Posted October 15, 2015
Hearing conversations in noisy situations can be challenging. You may talk louder or stand closer to others in order to communicate and hear responses. If this doesn’t work, you also may try to read lips to fill in conversation gaps. However, if you rely on reading lips even in quiet settings, your hearing may be impaired. Here are four things about speechreading and hearing loss:
1. Understand speechreading – According to hearing experts, people with hearing impairment often engage in speechreading vs. lipreading. Only 40 percent of sounds in the English language can be read easily from lip movements. Many words have the lip movement pattern, such as pop, mop or bop. Instead people rely on speechreading, which involves connecting lip movements with facial expressions, gestures and surroundings.
2. Practice reading lips – People who read lips often hone their skills by watching themselves in the mirror while talking. They study the shape of their lips, especially for challenging word patterns. Hearing experts report that even saying hello involves five micro mouth movements.
3. Recognize types of hearing loss – Doctors classify hearing loss into three types:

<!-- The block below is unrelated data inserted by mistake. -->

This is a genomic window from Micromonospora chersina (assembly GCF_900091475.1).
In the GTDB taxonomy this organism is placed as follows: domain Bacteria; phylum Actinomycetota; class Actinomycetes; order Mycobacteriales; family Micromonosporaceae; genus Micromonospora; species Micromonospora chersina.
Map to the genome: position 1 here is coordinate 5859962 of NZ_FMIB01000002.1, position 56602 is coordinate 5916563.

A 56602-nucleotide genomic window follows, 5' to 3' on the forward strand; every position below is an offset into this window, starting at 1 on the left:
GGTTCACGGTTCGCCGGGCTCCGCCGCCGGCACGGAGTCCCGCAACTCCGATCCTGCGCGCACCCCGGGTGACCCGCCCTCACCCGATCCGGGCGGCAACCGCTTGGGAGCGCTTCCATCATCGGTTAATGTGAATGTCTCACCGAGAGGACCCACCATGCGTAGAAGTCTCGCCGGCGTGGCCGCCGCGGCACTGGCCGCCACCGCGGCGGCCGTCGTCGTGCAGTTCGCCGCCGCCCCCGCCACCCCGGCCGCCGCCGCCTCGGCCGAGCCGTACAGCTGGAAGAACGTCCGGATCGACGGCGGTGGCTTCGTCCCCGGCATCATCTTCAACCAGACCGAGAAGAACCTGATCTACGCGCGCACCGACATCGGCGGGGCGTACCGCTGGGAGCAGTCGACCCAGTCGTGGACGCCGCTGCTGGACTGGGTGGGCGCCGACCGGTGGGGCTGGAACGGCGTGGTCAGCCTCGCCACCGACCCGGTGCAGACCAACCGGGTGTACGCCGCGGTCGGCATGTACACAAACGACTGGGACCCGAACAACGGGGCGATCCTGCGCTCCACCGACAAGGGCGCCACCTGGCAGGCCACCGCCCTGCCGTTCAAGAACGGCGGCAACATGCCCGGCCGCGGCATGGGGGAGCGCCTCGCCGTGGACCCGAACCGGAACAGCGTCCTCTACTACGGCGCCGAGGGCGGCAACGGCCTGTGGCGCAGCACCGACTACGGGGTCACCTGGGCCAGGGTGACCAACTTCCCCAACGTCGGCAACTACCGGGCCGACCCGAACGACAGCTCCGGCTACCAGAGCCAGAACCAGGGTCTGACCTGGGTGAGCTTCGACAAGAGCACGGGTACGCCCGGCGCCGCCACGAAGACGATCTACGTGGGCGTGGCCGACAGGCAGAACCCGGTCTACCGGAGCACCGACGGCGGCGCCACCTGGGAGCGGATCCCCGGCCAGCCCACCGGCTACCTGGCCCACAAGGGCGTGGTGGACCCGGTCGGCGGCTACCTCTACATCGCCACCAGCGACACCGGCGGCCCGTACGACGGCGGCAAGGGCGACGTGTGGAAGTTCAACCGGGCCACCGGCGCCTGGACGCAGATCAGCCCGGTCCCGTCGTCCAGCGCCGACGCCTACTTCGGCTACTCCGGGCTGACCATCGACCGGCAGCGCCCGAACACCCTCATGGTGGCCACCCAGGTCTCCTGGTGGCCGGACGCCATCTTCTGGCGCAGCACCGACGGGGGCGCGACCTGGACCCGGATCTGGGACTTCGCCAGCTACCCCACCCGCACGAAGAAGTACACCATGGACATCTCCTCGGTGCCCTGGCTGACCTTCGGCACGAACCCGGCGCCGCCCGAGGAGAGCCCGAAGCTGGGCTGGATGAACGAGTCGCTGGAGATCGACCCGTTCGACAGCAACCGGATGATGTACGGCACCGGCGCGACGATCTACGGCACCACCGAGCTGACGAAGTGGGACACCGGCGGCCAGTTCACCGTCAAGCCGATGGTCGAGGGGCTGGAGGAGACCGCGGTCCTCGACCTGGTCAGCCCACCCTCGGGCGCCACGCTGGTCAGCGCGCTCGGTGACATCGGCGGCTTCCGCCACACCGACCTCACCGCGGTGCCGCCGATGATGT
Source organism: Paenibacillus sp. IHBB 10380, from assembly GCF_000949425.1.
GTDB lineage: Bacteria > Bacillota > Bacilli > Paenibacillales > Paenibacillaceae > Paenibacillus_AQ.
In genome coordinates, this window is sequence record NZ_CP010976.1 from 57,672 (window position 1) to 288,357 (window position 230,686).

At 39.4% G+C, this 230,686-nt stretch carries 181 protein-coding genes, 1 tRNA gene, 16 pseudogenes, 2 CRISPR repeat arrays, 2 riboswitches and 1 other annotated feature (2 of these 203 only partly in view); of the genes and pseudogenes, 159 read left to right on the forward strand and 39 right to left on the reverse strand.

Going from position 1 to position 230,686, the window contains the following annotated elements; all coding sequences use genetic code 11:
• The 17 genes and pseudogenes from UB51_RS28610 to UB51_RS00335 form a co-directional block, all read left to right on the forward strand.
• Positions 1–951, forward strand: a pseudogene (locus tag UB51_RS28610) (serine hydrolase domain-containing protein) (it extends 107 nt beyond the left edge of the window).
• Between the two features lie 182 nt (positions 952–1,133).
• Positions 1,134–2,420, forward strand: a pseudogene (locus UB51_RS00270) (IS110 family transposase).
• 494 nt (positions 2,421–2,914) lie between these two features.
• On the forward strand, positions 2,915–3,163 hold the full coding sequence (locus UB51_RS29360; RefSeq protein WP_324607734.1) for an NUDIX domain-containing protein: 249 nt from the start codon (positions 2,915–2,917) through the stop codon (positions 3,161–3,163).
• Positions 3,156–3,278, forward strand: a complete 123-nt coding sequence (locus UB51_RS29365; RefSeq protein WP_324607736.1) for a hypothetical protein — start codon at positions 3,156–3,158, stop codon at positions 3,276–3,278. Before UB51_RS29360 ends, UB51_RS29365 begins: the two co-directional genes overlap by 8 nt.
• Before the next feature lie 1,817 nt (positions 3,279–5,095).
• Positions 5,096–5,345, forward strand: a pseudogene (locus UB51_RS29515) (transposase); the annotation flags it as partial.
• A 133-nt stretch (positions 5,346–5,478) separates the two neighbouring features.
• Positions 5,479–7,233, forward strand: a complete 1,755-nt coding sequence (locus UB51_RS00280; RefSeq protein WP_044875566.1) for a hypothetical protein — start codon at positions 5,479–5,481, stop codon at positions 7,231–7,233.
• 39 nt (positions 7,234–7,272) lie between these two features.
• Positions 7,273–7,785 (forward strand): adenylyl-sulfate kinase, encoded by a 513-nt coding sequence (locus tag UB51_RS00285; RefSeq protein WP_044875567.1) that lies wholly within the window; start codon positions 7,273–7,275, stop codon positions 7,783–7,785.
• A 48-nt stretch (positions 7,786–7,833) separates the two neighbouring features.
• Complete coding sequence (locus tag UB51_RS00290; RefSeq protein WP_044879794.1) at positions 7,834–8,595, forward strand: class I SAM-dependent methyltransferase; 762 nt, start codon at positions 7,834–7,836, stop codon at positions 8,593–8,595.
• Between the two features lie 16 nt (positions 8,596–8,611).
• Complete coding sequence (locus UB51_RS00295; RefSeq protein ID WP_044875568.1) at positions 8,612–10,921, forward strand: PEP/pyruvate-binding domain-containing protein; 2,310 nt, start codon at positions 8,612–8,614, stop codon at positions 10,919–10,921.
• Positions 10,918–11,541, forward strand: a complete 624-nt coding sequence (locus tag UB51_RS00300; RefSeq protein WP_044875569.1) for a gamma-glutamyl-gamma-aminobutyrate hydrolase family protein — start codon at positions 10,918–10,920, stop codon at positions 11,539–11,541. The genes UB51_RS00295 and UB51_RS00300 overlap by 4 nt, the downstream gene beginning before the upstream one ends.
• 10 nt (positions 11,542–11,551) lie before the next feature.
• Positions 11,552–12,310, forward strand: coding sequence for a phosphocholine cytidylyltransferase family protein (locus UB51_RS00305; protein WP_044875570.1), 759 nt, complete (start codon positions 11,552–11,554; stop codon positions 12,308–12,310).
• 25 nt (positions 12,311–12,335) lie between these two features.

- Conductive – Transmission of sounds through the ear are obstructed due to a build-up of fluid or ear wax, infection or ear drum damage.
- Sensorineural – Caused by damage to the tiny hairs in the ear, due to aging or extended exposure to loud noises or some prescription drugs, such as chemotherapy medications.
- Mixed – Caused by a combination of conductive and sensorineural loss.
4. Seek help – If your hearing is impaired, it’s normal to experience feelings of isolation and depression. Contact your doctor for a hearing evaluation and discuss treatment options. Hearing aids today are lightweight and smaller in design so they are less visible to others. Technology improvements also make it easier for wearers to tune out background noise.
Researchers at the University of Stirling in Scotland are creating a new hearing aid equipped with a camera and lip-reading software. The camera is attached to eyeglasses, a necklace or earring to pick up visual cues, making it easier to read lips and understand conversations in a variety of settings.
Learn more about hearing loss by reading this article.